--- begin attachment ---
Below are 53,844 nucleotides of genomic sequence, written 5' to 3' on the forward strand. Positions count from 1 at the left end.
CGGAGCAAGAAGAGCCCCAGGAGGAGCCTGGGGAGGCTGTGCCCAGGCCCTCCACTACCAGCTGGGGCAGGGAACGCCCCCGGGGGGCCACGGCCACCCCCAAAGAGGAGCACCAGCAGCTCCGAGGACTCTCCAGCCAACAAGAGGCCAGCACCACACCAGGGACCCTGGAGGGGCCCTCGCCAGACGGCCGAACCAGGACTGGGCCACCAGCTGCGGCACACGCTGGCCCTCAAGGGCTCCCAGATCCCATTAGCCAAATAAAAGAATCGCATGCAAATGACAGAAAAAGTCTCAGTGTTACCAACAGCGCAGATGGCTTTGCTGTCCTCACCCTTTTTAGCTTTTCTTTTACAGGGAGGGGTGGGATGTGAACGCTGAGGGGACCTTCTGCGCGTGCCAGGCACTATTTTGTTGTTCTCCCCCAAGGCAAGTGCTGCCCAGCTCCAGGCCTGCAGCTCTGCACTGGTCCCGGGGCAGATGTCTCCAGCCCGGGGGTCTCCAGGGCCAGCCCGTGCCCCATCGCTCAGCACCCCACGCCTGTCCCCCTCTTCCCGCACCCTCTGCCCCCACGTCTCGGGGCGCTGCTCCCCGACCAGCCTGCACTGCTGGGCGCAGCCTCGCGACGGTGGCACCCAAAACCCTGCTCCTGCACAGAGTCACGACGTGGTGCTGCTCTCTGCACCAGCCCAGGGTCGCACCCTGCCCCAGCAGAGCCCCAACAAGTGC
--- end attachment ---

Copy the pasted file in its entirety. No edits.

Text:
Below are 53,844 nucleotides of genomic sequence, written 5' to 3' on the forward strand. Positions count from 1 at the left end.
CGGAGCAAGAAGAGCCCCAGGAGGAGCCTGGGGAGGCTGTGCCCAGGCCCTCCACTACCAGCTGGGGCAGGGAACGCCCCCGGGGGGCCACGGCCACCCCCAAAGAGGAGCACCAGCAGCTCCGAGGACTCTCCAGCCAACAAGAGGCCAGCACCACACCAGGGACCCTGGAGGGGCCCTCGCCAGACGGCCGAACCAGGACTGGGCCACCAGCTGCGGCACACGCTGGCCCTCAAGGGCTCCCAGATCCCATTAGCCAAATAAAAGAATCGCATGCAAATGACAGAAAAAGTCTCAGTGTTACCAACAGCGCAGATGGCTTTGCTGTCCTCACCCTTTTTAGCTTTTCTTTTACAGGGAGGGGTGGGATGTGAACGCTGAGGGGACCTTCTGCGCGTGCCAGGCACTATTTTGTTGTTCTCCCCCAAGGCAAGTGCTGCCCAGCTCCAGGCCTGCAGCTCTGCACTGGTCCCGGGGCAGATGTCTCCAGCCCGGGGGTCTCCAGGGCCAGCCCGTGCCCCATCGCTCAGCACCCCACGCCTGTCCCCCTCTTCCCGCACCCTCTGCCCCCACGTCTCGGGGCGCTGCTCCCCGACCAGCCTGCACTGCTGGGCGCAGCCTCGCGACGGTGGCACCCAAAACCCTGCTCCTGCACAGAGTCACGACGTGGTGCTGCTCTCTGCACCAGCCCAGGGTCGCACCCTGCCCCAGCAGAGCCCCAACAAGTGC